Julianna Carella was running a popular marijuana edibles company in San Francisco when she started hearing clients were feeding her products to their pets—a huge safety concern, since marijuana is toxic to dogs and cats.
So in 2013, Carella founded Treatibles, a company that makes hemp chews for pets so they get the purported health benefits of cannabidiol (CBD) without the high of the psychoactive compound tetrahydrocannabinol (THC).
Because hemp contains less than .3 percent THC, Carella thought it was legal to sell across state lines and in Canada, and for several years, Treatibles sold CBD chews and oils via the Canadian e-commerce site Shopify. But in April 2018, Shopify closed the Treatibles account and told Carella she’d sold products in at least one jurisdiction that prohibits their sale.
“The biggest problem with Shopify cutting us off like that is that suddenly it made it impossible for our customers to purchase the product when, in many cases, they need it for their animals’ health and well-being,” Carella told The Daily Beast. “Many of our customers are using this product to help eliminate seizures.”
“We all know that it’s completely asinine that CBD is a controlled substance at all … We’re getting dogs with seizures to stop having seizures. We’re getting cats with high anxiety to stop freaking out on anybody who comes to the door.”
— Julianna Carella, founder of Treatibles
Sheryl So, head of corporate communications at Shopify, told The Daily Beast the company doesn’t comment on individual merchants, but that Shopify’s Acceptable Use Policy (AUP) describes the activities that are not permitted on the platform.
“We investigate material reported to us and take action if it violates the AUP,” she said. “In Canada, only licensed producers are authorized to produce and sell cannabis for medical purposes. Licenses are issued by Health Canada under the Access to Cannabis for Medical Purposes Regulations.”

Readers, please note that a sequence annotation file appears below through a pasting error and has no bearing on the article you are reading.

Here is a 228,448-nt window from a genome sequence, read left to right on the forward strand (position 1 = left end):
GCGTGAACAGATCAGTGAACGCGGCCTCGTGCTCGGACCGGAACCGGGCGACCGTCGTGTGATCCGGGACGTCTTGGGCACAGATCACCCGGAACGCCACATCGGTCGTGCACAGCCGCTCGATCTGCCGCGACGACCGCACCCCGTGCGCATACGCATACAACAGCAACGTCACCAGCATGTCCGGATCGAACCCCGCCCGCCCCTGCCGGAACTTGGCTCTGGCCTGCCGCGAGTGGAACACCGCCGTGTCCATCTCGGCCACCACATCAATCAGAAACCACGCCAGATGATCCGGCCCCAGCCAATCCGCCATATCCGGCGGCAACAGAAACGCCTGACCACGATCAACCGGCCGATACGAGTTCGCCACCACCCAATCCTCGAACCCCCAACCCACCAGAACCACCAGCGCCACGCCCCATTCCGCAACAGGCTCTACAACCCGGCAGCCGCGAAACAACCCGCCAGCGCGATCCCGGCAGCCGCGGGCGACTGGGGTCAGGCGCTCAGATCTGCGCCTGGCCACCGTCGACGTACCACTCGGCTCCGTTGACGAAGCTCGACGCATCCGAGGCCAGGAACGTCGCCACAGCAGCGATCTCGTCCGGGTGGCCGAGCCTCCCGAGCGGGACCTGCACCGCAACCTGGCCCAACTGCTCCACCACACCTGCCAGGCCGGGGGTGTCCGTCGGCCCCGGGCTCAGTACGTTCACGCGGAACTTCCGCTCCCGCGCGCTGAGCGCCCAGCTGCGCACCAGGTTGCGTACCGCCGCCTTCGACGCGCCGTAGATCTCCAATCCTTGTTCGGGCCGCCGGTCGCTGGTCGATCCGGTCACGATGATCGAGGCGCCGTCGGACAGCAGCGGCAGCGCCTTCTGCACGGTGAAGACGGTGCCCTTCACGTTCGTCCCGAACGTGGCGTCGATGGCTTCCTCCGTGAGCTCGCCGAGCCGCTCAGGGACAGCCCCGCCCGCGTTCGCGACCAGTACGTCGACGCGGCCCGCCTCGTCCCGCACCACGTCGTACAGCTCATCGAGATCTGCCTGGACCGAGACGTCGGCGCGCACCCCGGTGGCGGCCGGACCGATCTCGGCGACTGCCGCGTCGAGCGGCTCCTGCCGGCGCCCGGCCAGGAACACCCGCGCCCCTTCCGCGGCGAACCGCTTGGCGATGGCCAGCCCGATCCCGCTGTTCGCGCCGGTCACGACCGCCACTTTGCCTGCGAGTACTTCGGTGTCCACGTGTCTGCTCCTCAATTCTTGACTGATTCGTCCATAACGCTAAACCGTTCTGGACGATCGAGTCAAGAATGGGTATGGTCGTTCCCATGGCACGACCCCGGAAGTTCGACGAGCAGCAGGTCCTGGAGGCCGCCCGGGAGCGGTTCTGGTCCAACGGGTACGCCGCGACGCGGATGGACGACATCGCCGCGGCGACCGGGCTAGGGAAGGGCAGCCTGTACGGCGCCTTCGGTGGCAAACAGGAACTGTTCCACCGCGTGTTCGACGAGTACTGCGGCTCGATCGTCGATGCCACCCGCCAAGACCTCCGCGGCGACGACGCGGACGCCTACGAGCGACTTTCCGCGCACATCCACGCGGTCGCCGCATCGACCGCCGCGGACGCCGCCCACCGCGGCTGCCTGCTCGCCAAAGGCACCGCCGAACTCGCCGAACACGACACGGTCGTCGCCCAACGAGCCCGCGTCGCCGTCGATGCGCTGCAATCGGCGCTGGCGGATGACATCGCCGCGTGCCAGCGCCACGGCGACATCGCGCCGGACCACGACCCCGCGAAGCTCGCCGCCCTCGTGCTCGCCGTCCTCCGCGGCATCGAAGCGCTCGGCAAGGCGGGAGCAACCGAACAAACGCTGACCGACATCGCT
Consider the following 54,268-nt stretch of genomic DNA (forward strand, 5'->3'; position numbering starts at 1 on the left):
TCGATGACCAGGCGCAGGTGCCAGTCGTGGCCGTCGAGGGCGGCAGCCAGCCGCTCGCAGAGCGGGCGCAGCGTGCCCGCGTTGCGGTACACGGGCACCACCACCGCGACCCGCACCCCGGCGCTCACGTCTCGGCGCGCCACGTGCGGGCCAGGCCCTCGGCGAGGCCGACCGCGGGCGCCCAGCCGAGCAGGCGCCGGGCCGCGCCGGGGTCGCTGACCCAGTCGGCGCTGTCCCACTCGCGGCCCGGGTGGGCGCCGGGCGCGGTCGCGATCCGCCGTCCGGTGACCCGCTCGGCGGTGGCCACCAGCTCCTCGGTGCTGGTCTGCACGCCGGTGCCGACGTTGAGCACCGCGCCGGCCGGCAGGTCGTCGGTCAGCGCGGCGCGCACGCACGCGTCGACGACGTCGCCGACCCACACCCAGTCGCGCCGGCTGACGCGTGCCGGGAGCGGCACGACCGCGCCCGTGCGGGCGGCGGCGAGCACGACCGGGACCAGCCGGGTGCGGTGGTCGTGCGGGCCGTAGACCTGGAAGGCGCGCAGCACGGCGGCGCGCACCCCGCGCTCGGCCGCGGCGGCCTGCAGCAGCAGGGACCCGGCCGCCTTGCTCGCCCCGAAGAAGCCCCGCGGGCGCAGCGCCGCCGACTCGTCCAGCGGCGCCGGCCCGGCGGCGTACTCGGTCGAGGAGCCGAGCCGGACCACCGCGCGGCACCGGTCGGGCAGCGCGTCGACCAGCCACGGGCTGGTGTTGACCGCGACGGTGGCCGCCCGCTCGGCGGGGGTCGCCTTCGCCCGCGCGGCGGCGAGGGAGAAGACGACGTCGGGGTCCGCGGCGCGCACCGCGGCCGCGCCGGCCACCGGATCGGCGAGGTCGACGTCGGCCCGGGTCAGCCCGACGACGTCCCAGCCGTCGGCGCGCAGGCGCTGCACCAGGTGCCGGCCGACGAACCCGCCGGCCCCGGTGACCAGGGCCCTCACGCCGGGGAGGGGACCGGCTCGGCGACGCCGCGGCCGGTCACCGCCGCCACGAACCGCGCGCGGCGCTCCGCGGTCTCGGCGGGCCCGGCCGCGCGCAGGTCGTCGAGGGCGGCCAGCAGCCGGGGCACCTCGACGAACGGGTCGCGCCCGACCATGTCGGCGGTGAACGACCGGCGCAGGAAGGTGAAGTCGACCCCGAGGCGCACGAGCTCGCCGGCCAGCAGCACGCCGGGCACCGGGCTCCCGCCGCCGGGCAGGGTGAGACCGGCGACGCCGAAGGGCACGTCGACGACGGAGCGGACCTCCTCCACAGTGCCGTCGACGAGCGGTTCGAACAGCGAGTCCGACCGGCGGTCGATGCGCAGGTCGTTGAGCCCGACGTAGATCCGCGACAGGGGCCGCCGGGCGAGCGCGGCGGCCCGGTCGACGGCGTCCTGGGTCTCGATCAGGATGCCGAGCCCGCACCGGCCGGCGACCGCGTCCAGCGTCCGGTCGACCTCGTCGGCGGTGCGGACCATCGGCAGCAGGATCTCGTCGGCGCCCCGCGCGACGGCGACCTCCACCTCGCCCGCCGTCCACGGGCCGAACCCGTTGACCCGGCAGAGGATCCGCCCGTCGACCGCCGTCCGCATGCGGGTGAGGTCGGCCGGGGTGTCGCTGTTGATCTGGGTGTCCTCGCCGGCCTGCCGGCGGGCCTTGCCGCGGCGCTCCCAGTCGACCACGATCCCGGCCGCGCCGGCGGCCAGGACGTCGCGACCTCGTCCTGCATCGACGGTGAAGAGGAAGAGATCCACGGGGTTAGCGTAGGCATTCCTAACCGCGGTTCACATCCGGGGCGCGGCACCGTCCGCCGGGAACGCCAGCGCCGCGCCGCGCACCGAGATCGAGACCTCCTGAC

The incident between Shopify and Treatibles highlights the confusion swirling around the issue of cannabis and pets in North America—from both legal and health standpoints. For starters, there is often a misperception among medical marijuana patients that their medicine could also help their pets. But THC can have a range of adverse effects on pets, including seizures and even death. A 2012 retrospective study in Colorado found a four-fold increase in marijuana toxicity cases in dogs after medical marijuana was legalized, and that two dogs died after eating edibles made with marijuana butter.
CBD, on the other hand, is touted by advocates for its health benefits to people and pets. The compound in the Cannabis genus of flowering plants interacts with the body’s endocannabinoid system, a group of lipids and receptors involved in physiological processes like appetite, pain sensation and memory. CBD products with a low-THC, high-CBD ratio have been used to help balance the nervous system and treat epilepsy in children and pets, and manage conditions like chronic pain.
While there is a great deal of anecdotal evidence about the positive effects of CBD on cats and dogs, there is very little scientific research because CBD is classified in the U.S. as a Schedule 1 drug under the Controlled Substances Act, making it illegal at the federal level in the United States. Carella said she started by testing Treatibles with pets of friends and family members, then distributed free samples at medical marijuana dispensaries in California. The first 2,500 samples had postcards for customer feedback attached.
“We all know that it’s completely asinine that CBD is a controlled substance at all—it doesn’t even get you high, and it absolutely has medical value,” she said. “We’re not out here getting teenagers stoned. We’re getting dogs with seizures to stop having seizures. We’re getting cats with high anxiety to stop freaking out on anybody who comes to the door. It’s not like we’re causing harm. We’re doing nothing but good for these animals.”
Veterinarians Sarah Brandon and Greg Copas launched a hemp supplement company called Canna Companion in 2014 in Washington State after a decade of testing dosages on their pets as well as feral cats they trapped and released. They’ve found the CBD products support digestive processes, joint health and the immune system; maintain healthy neurological function; and encourage a calm demeanor.
However, Brandon said they’ve also run into legal roadblocks because various agencies have different regulations surrounding cannabis. Canna Companion stopped selling hemp products in Canada after the Canada Border Control Agency began blocking shipments in 2015.